The Maine Legislature will vote very soon on L.D. 489, the Pine Tree Amendment. This constitutional amendment would guarantee the people of Maine the right to clean air and water and a healthy environment. It would also ensure that Maine businesses will have those same rights. 

The Pine Tree Amendment says this: “The people of the state have the right to a clean and healthy environment and to the preservation of the natural, cultural, and healthful qualities of the environment. The state may not infringe upon these rights. The state shall conserve, protect and maintain the state’s natural resources, including but not limited to, its air, water, land, and ecosystems for the benefit of all people, including generations yet to come.”

Richard Nelson, a retired fisherman out of Friendship Harbor, lives and works in a business in a community that relies on its natural and environmental resources. He says that the people of Friendship Harbor have a history of managing fisheries.

Nelson told me,” We have to protect the environment because we are reliant on it.” The Pine Tree Amendment could help participants in the fishing industry and other industries alike ensure their voices are heard in local and state governance.

Businesses have a long history of taking care of the state’s natural resources. The Pine Tree Amendment would help them do that effectively. 

The Pine Tree Amendment would give the people and businesses of Maine a leg up to protect the beautiful resources of our state. It would give us a way to protect our state’s natural resources and grow our economy. Maine’s identity and its businesses are based – more than ever before – on its natural assets. Think about it: Agriculture, forestry and fishing are its traditional industries, but now it has cruise ships, outdoor recreation of all kinds, hospitality, tourism and travel. New residents are moving to Maine because of its clean air, clean water and healthy environment. Tourists are coming to the state in droves because of the wonders and beauty of its resources.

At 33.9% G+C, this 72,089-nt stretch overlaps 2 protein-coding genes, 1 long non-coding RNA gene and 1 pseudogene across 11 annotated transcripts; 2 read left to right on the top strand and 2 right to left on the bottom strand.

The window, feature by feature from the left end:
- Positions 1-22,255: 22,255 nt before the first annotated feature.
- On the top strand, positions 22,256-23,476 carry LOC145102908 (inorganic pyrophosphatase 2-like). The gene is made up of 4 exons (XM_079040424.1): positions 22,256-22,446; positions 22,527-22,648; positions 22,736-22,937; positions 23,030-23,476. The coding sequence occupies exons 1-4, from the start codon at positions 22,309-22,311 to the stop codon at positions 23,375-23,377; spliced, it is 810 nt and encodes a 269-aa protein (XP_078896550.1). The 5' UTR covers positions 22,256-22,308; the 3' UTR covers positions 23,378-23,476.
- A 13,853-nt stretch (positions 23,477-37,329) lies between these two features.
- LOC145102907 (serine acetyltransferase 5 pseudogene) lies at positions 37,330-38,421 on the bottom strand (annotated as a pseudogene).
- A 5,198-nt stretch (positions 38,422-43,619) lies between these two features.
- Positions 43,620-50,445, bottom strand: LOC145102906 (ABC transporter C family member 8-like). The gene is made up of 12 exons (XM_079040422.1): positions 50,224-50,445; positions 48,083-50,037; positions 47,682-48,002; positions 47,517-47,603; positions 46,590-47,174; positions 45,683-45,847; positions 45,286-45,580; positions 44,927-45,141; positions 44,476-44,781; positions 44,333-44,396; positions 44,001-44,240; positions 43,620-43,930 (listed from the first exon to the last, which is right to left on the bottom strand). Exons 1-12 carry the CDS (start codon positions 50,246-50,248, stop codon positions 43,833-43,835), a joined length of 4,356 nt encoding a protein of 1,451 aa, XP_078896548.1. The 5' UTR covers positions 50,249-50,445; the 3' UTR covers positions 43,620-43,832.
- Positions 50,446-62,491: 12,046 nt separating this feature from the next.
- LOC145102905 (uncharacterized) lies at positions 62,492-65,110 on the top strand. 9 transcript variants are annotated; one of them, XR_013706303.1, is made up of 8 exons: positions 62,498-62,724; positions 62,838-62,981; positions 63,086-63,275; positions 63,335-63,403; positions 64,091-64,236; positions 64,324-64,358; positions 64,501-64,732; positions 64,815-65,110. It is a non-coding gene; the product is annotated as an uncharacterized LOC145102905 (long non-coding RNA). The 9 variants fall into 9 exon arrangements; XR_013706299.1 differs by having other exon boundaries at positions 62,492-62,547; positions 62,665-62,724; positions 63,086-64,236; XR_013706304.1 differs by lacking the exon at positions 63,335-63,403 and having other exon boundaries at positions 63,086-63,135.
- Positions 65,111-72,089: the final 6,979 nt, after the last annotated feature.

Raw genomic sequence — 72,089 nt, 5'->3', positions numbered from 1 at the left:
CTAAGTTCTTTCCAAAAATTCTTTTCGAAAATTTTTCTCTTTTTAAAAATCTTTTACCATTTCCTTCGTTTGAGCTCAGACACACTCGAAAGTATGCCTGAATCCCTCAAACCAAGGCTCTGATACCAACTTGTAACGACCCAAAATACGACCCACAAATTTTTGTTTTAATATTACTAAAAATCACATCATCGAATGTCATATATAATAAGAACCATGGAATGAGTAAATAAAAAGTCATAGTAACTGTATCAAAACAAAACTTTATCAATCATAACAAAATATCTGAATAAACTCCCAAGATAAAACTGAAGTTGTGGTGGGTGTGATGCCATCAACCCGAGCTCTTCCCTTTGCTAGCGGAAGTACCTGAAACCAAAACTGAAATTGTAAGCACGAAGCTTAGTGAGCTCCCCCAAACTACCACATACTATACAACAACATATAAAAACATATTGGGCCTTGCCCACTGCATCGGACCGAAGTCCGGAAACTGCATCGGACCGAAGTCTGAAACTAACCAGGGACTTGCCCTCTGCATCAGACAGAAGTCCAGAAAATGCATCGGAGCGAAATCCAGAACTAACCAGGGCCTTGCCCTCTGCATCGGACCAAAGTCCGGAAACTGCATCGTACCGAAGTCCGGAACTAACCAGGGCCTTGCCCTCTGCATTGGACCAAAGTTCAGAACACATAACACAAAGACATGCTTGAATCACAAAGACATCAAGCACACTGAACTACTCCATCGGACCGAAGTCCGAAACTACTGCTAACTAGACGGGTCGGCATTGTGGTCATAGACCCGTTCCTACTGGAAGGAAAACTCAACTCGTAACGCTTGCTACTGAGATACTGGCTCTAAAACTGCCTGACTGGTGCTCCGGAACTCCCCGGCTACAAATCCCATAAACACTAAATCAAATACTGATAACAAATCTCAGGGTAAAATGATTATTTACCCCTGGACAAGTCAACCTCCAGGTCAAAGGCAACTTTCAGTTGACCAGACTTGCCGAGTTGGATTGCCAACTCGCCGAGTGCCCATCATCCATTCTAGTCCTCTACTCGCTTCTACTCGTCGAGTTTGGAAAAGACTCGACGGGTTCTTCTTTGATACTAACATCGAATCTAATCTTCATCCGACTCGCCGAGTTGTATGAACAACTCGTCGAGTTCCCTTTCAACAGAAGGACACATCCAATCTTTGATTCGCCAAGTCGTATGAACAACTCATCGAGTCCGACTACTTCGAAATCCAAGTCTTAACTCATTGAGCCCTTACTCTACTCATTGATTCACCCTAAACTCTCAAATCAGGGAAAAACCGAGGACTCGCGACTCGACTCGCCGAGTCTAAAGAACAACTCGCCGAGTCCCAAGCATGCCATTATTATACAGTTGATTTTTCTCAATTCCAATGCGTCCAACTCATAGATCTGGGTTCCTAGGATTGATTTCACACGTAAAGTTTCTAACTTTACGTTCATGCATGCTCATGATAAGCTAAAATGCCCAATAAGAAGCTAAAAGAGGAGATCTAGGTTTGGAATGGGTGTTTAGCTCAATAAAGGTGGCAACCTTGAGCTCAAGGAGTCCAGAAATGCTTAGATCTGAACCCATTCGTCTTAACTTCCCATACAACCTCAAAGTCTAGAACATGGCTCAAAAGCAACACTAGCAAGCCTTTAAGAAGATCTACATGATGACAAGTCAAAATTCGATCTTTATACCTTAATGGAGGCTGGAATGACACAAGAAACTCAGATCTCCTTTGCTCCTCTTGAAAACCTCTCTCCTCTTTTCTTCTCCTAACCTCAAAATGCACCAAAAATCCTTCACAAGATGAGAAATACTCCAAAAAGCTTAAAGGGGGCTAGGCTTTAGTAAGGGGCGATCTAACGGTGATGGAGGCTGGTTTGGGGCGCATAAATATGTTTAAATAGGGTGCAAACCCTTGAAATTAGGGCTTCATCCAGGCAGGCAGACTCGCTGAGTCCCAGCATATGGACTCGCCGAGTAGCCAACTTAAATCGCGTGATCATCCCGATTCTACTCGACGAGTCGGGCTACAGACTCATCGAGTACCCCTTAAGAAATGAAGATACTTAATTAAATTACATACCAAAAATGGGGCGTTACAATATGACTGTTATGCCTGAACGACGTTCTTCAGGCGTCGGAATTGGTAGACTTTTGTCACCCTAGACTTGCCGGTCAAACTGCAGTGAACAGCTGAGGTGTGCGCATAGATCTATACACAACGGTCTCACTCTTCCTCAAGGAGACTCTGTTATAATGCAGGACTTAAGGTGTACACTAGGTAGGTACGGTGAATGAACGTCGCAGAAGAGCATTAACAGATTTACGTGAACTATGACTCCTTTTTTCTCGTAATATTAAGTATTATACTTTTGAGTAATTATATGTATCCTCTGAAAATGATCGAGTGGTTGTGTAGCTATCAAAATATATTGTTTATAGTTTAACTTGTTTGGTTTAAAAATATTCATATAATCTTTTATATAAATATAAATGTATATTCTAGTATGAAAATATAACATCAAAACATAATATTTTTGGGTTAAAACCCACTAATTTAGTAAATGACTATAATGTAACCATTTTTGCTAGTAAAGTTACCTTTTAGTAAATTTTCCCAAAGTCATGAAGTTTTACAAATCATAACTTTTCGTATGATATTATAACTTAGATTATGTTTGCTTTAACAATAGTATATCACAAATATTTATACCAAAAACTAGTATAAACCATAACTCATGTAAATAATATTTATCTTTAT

The Pine Tree Amendment would provide a navigational aid to policy makers to guide legislation. It would put citizen environmental rights front and center. In 2009, the Legislature approved a bill called the Quality of Place, which was designed to build Maine’s economy based on its strengths. The legislation allowed the state to prioritize funding for projects that strengthened Maine’s natural assets. But the next Legislature and governor repealed the law in 2011. The lesson here is that laws are not permanent. The Pine Tree Amendment would provide a permanent backstop to sustain the state’s environmental laws and help businesses thrive.

Maine’s people and businesses depend on a clean and healthy environment. So, it is right and appropriate that our environmental rights be protected with the same legal strength as the political, civil, property and human rights we hold dear. Doing so will help ensure that business owners, many of whom rely on those natural resources, are able to continue to do our jobs, and to support our families and the state of Maine as a whole.

Please help protect the state that we love and the natural resources that are the basis of the Maine economy and its businesses. Urge your state representative and senator to vote in favor of the Pine Tree Amendment.